Type I Error

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Type I Error occurs in statistical hypothesis testing when a null hypothesis, which is actually true, is incorrectly rejected. Type I errors are also known as ‘false positives’; they are the detection of a positive effect where no effect actually exists.

As a stark example, Type I errors could kill a patient – for instance, if a study incorrectly found that the standard of care was not better than the new treatment, and consequently the new treatment was given to patients, the results may be catastrophic.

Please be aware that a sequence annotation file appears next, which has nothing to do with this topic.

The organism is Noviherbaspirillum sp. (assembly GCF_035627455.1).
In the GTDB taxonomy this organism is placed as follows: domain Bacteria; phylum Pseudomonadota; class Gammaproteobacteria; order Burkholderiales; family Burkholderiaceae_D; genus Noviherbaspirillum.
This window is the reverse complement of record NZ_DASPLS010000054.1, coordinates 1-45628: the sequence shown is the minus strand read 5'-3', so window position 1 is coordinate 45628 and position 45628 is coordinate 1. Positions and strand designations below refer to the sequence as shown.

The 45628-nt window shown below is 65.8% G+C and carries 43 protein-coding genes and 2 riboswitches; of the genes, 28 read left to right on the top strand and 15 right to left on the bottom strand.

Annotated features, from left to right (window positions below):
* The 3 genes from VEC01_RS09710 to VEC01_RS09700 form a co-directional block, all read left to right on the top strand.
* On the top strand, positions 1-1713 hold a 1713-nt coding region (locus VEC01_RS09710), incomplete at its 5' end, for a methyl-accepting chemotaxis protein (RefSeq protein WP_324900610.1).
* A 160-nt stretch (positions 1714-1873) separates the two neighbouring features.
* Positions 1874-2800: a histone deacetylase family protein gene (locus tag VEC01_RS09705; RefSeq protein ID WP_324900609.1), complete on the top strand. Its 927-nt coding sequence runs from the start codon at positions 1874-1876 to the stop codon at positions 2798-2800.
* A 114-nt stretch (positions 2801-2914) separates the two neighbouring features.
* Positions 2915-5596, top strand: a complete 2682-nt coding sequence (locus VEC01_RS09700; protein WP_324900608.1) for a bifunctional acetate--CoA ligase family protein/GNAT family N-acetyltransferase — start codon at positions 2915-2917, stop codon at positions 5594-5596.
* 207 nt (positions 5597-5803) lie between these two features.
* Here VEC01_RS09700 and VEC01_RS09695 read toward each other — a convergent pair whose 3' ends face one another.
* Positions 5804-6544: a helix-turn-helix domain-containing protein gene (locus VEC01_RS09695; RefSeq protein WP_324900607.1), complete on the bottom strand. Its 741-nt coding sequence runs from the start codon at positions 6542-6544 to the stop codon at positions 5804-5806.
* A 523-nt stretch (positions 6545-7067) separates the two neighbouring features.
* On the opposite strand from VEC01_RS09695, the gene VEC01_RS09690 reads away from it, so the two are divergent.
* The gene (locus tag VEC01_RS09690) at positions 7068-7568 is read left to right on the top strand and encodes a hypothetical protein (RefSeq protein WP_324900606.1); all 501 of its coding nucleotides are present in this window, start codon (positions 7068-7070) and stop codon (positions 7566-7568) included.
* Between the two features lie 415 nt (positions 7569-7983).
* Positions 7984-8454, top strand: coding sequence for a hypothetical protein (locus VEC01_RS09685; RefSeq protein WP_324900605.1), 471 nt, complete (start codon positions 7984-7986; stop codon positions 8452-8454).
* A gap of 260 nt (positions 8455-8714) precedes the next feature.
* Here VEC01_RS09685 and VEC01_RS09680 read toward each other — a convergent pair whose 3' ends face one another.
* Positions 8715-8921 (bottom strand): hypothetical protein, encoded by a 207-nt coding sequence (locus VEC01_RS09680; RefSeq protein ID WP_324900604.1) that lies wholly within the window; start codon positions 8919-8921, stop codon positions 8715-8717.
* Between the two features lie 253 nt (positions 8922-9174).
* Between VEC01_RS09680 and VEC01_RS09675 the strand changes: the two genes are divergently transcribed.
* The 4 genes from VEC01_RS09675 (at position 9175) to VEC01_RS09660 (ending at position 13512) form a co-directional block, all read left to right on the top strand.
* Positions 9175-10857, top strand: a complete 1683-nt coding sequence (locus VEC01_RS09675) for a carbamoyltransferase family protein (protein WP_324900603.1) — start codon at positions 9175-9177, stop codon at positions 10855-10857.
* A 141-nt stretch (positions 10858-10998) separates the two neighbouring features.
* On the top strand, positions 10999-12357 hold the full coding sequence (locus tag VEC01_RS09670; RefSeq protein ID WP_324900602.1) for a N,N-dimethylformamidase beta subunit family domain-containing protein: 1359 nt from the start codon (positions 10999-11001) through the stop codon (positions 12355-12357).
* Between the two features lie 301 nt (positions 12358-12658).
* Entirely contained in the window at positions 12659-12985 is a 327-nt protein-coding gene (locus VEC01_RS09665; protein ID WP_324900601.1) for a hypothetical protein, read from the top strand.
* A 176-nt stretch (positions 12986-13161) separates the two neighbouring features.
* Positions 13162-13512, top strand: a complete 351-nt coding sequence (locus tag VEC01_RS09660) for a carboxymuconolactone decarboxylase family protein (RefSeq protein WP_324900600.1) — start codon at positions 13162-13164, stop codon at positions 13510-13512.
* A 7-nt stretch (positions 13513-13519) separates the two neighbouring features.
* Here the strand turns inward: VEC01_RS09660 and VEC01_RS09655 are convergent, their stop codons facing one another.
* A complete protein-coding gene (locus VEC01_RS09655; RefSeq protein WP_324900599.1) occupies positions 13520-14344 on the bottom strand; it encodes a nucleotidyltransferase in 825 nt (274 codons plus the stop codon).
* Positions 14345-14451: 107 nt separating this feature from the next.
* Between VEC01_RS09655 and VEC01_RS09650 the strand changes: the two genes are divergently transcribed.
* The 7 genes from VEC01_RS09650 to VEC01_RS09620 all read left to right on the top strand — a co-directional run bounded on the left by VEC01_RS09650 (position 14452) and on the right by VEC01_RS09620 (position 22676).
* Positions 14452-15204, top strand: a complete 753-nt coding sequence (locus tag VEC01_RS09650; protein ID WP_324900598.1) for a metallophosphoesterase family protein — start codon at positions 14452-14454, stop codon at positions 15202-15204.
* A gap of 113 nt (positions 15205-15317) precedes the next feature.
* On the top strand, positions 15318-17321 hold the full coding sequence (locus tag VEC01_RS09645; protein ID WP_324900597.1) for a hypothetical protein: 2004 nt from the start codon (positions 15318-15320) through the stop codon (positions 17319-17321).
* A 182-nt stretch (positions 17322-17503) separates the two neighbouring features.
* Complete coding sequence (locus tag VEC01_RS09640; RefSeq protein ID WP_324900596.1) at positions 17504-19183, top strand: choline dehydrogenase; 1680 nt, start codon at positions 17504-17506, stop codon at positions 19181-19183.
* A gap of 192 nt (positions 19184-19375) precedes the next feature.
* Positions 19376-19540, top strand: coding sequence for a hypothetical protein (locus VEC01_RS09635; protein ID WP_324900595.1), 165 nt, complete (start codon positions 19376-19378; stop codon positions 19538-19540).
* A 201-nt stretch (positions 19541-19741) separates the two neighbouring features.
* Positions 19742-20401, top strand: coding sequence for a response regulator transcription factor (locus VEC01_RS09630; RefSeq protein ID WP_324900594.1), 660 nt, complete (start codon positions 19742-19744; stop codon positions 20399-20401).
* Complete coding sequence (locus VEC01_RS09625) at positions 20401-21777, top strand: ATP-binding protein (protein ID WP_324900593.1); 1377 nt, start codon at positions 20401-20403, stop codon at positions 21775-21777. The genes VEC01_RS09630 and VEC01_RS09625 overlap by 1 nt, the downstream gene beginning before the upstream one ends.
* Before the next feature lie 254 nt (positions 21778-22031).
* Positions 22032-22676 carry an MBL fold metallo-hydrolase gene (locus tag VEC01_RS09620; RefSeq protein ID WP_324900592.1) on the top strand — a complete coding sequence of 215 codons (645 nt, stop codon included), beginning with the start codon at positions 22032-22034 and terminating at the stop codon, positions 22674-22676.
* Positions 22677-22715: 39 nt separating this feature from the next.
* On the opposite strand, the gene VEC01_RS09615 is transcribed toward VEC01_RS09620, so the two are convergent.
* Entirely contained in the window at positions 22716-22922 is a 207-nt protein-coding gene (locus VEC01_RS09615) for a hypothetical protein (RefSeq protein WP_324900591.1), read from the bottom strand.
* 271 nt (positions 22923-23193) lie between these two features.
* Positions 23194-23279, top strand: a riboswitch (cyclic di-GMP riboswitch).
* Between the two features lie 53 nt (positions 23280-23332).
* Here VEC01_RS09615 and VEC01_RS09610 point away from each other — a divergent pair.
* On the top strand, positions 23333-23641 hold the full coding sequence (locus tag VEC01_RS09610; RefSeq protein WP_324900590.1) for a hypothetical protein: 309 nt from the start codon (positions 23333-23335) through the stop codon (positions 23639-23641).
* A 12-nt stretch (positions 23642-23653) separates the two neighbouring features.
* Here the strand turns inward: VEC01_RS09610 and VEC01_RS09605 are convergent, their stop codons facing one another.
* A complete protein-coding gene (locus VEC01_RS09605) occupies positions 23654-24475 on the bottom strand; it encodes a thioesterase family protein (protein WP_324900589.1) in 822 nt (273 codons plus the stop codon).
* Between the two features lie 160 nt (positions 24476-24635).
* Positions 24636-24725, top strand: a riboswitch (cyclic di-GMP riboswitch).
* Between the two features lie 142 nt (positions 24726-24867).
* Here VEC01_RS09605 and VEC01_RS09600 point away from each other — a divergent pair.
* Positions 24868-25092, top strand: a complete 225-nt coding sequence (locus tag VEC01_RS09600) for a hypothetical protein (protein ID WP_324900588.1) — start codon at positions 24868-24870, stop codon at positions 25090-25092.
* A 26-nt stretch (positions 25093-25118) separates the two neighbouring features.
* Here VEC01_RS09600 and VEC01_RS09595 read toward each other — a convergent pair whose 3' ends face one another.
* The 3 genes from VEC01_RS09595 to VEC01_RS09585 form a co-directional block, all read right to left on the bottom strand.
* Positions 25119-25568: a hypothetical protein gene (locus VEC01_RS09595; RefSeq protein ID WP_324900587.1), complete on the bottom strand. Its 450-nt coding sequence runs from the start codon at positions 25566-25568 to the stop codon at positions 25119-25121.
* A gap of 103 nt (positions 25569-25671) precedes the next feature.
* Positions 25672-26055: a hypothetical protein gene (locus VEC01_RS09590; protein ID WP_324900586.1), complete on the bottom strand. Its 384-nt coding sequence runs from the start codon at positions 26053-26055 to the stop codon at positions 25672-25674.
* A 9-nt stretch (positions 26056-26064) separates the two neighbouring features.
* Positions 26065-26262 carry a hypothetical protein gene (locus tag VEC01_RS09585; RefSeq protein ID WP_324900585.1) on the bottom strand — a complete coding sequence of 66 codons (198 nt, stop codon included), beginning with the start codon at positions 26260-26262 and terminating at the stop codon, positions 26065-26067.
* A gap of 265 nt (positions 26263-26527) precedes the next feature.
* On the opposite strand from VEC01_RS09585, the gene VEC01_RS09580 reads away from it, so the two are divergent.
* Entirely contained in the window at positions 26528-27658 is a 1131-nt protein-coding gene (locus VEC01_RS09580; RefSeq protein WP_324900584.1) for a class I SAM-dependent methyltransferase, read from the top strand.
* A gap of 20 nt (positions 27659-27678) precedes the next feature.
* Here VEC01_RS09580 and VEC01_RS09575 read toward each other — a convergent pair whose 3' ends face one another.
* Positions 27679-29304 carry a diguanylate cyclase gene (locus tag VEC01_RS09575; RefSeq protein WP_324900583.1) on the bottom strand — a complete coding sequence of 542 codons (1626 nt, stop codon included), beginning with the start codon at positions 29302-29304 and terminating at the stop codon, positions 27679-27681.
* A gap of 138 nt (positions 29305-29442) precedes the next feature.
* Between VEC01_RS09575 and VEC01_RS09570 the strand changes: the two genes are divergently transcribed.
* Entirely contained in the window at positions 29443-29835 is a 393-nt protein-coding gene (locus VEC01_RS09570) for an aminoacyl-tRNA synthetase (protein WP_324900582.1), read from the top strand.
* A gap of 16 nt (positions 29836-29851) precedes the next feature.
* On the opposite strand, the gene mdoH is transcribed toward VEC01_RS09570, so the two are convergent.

Type I errors cannot be completely avoided, but researchers should decide on an acceptable level of risk of Type I error when designing clinical trials. A number of statistical methods can be used to control the Type I error rate. The methods to be sued in a clinical trial should be detailed in the study protocol or the statistical analysis plan for that trial.

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